3. Where it is easy to make transit “twice as frequent,” it is very hard to make any kind of transit go “twice as fast.” But let’s say you increase speed from 30 mph on average to 40 mph on average – a 33% increase in speed. If elasticity of speed is .2, then 33% increase in speed x .2 elasticity means roughly 7% ridership boost. Is my application of elasticities right (assuming I can find researched elasticities)? Any awareness of where to find such elasticities?

4. Any awareness of common practice or best practice for making models accurately sensitive to frequency changes and speed changes? How do other models handle market response to both frequency and speed?

5. Does a 5-minute cap on wait for rail seem reasonable, or are longer initial wait times more common in most models? What do you think of a 7.5-minute cap on bus wait? Is it good to show a longer initial wait time than occurs in reality, as a means of reflecting that infrequent service has a greater negative effect than merely the amount of time someone actually spends at the stop? (i.e., they elect not to ride because they need to be somewhere at 8:00 am, but their options are to get there 30 minutes early or 30 minutes late, so they don’t choose transit).

Any insights are greatly appreciated,

Mike Brown

Hello Mike,

1. Todd Litman's Victoria Transportation Policy Institute has a quite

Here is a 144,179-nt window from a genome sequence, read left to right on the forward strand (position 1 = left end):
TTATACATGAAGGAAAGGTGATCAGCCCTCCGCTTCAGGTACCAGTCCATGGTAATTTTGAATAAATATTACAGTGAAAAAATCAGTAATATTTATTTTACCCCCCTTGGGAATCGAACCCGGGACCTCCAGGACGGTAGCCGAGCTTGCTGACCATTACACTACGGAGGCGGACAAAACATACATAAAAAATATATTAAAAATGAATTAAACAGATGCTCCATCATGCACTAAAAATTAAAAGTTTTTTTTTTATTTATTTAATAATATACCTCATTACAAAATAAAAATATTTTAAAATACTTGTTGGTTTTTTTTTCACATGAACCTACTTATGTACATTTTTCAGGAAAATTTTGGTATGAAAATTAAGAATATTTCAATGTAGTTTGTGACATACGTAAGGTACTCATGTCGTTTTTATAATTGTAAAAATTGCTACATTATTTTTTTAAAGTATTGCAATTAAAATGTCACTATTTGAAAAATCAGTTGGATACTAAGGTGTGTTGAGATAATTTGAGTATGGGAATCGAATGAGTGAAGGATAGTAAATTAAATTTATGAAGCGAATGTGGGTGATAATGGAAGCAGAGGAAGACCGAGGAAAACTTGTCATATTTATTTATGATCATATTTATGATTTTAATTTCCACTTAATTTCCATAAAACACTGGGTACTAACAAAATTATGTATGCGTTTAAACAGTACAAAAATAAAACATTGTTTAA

comprehensive tabulation of transit elasticities at

https://www.vtpi.org/tranelas.pdf . Most of the elasticities discussed are

with respect to fare or other costs (such as cross-elasticities of auto

fuel price or parking cost). Service elasticities (frequency, vehicles per

day, revenue miles or kilometers) are shown in Tables 4, 12, and 13; and

the narrative of the Service Elasticities section that begins on page 12.

Recommended elasticities are given in Table 15. Note that service

elasticities may vary based on initial conditions, time of day, trip

purpose, traveler characteristics, and amount of time since the service

change (short-run versus long-run elasticities).

2. A typical industry assumption is that for services with frequencies of

once every 20 minutes or less, passengers will arrive randomly (that is,

according to a uniform random distribution, and without regard to any

published schedule), while passengers are motivated to check schedules of

less-frequent services in order to time their arrival to jointly minimize

waiting time and the chance of missing the transit vehicle departure.

According to these expectations, a cap on initial wait time should be set

at no less than 10 minutes, regardless of the mode. I believe this result

is based on the North American experience, so behavior may be different in

areas where transit is more frequent (such as Europe or Asia), and thus

passenger expectations and tolerances may be different.

3. The Colorado State Focus travel model uses a piecewise linear

transformation in converting headway to expected wait time:

For headways of 15 minutes or less, no adjustment is made before estimating

wait time as half the headway.

For headways of 16 to 60 minutes, the number of minutes in excess of 15 are

waited by 1/2.2 to create an "adjusted headway" that's then divided by 2.

For headways longer than 60 minutes, in addition to the 1/2.2 weight for